The Downtown Kids Are All Right

Youth advocate Hektor Esparza speaks out on keeping the 18-and-under crowd engaged with Downtown

Hektor Esparza.

Hektor Esparza.

The City Council recently voted for a more restrictive 18-and-under curfew on Fremont Street; meanwhile, the Downtown community is debating the desirability of increased police presence in the Fremont East district during major events. But in Hektor Esparza’s view, both the council and the community are missing the big picture. A youth advocate who directs the nonprofit skateboarding program Push Forward—as well as a father to three teenagers himself—Esparza sees the energy that’s attracting teens Downtown as an opportunity to engage and enlighten them. We spoke with Esparza about young people, culture and the fate of Downtown:

Why do you think Metro has increased its Downtown presence?
I believe it’s intended to protect investment Downtown and in the Arts District. Some business owners are worried that young people will cause problems for them by using drugs and alcohol on the street, contributing to an unsavory environment.

Is that a legitimate fear?
In Fremont East, no. Frankly, I’m a little intimidated (visiting there) on a Friday or Saturday night, and I certainly wouldn’t want my teenagers there, especially on a weekend night after 10. But young people aren’t the problem. These are people 21-and-over who are there to get drunk out on the street.

How about at First Friday?
There are lots of young people at First Friday. But from the beginning of the resurgence, when the Downtown Project took over [organizing First Friday], I thought it was too much. There was no thought to programming—just an emphasis on drawing really large numbers of people.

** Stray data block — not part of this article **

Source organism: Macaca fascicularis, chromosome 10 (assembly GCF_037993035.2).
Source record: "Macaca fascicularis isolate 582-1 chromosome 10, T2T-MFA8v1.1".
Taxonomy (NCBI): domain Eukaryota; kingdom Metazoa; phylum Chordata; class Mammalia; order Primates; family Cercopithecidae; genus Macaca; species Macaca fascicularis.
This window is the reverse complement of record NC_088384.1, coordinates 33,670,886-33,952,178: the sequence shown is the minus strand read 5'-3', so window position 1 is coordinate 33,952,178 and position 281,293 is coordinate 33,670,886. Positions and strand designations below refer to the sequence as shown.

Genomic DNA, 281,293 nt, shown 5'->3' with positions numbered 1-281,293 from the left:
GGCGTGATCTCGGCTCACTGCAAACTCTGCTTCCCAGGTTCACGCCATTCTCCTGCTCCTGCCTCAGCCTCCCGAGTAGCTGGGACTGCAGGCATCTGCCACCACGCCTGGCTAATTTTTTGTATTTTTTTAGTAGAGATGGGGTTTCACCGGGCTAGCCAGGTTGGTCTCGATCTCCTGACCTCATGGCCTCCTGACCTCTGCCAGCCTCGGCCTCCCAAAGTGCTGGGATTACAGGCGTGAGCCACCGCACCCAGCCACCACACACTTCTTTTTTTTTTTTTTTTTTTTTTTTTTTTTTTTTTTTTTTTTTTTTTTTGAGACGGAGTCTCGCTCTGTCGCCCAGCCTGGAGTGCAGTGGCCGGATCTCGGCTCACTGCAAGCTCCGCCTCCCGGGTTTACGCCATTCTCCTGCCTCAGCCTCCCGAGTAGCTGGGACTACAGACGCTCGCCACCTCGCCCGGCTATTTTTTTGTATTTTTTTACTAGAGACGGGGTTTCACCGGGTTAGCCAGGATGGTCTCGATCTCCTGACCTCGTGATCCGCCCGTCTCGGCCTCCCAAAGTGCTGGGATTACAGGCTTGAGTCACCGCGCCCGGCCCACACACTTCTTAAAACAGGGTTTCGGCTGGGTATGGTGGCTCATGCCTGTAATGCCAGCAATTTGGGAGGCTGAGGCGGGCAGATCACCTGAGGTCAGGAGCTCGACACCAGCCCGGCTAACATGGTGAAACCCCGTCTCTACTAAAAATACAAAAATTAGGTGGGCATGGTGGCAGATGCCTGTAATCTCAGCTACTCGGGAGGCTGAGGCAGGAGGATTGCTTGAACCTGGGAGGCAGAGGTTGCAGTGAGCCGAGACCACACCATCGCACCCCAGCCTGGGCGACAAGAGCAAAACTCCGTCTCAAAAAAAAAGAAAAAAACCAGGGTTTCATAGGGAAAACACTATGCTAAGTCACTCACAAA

How do you reach these young people and solve these problems?
Programming, rather than enforcement. Ticketing them and imprisoning them just turns them off and disenfranchises them. I would reach out to the area’s nonprofits, use genre-specific music and change it up. If it’s always dubstep, you’ll develop a critical mass of people who are into that. Try different styles of music instead. Take it seriously. Surf music one week, ska the next; a subset of rap would be OK. You’d take some of the cool out of it, but at the same time you would add value and eliminate the people who are careless about the culture they take in. If you offer value, it’s less of a party.

Offering value? What do you mean?
You could have an interactive booth for Go to College Nevada, a group I partner with. Culture is more powerful than law. People, especially young people, will find a way to do what they want to do. You have to almost trick them into wanting to do things that enrich them—music, art. But the programming can’t be indiscriminate.

What other programming strategies would you suggest?
Get kids involved more directly. Find out who the best high school bands are and give them a stage. Let them see that you value their artistic contributions. They’ll begin to value their own talents as well.

Have you pitched these ideas to First Friday organizer Joey Vanas?
Yes, and we’ll be working together on First Friday in December. I’ve worked with First Friday a few times in the past, getting artists and instructors to work with students and create public art in the area. I envision a way that it could be fantastic.

What would you say to those who think kids should simply be kept out of “adult” events and areas like these?
We have a terrible dropout rate. We have high teen pregnancy rates, and high alcohol and marijuana use rates. We have this big problem and a big resource: thousands of kids coming to First Friday. We could use this resource—along with nonprofits like the Nevada Partnership for Homeless Youth, Purple Wings [for underprivileged and at-risk girls] and Push Forward—to figure out a way to address these issues and educate young people.

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